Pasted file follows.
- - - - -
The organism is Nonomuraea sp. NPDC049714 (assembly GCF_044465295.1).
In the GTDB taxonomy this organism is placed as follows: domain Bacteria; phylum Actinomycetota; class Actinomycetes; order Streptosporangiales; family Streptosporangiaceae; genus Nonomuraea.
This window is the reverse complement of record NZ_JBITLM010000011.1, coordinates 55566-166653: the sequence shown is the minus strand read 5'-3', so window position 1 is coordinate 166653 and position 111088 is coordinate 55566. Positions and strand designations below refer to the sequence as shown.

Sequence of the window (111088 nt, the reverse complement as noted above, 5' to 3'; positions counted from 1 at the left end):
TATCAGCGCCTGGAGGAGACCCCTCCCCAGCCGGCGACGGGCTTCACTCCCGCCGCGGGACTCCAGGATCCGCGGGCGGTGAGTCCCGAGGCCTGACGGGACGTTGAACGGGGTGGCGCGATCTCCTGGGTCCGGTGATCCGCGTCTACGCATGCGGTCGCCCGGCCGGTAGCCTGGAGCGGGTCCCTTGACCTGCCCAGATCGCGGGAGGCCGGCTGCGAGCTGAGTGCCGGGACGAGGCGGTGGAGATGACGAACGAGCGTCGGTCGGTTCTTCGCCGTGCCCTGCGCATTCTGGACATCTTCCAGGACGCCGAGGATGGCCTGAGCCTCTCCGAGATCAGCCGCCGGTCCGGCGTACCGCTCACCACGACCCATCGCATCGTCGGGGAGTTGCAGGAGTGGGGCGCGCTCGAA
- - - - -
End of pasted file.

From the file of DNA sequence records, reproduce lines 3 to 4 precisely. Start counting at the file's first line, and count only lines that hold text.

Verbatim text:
This window is the reverse complement of record NZ_JBITLM010000011.1, coordinates 55566-166653: the sequence shown is the minus strand read 5'-3', so window position 1 is coordinate 166653 and position 111088 is coordinate 55566. Positions and strand designations below refer to the sequence as shown.

Sequence of the window (111088 nt, the reverse complement as noted above, 5' to 3'; positions counted from 1 at the left end):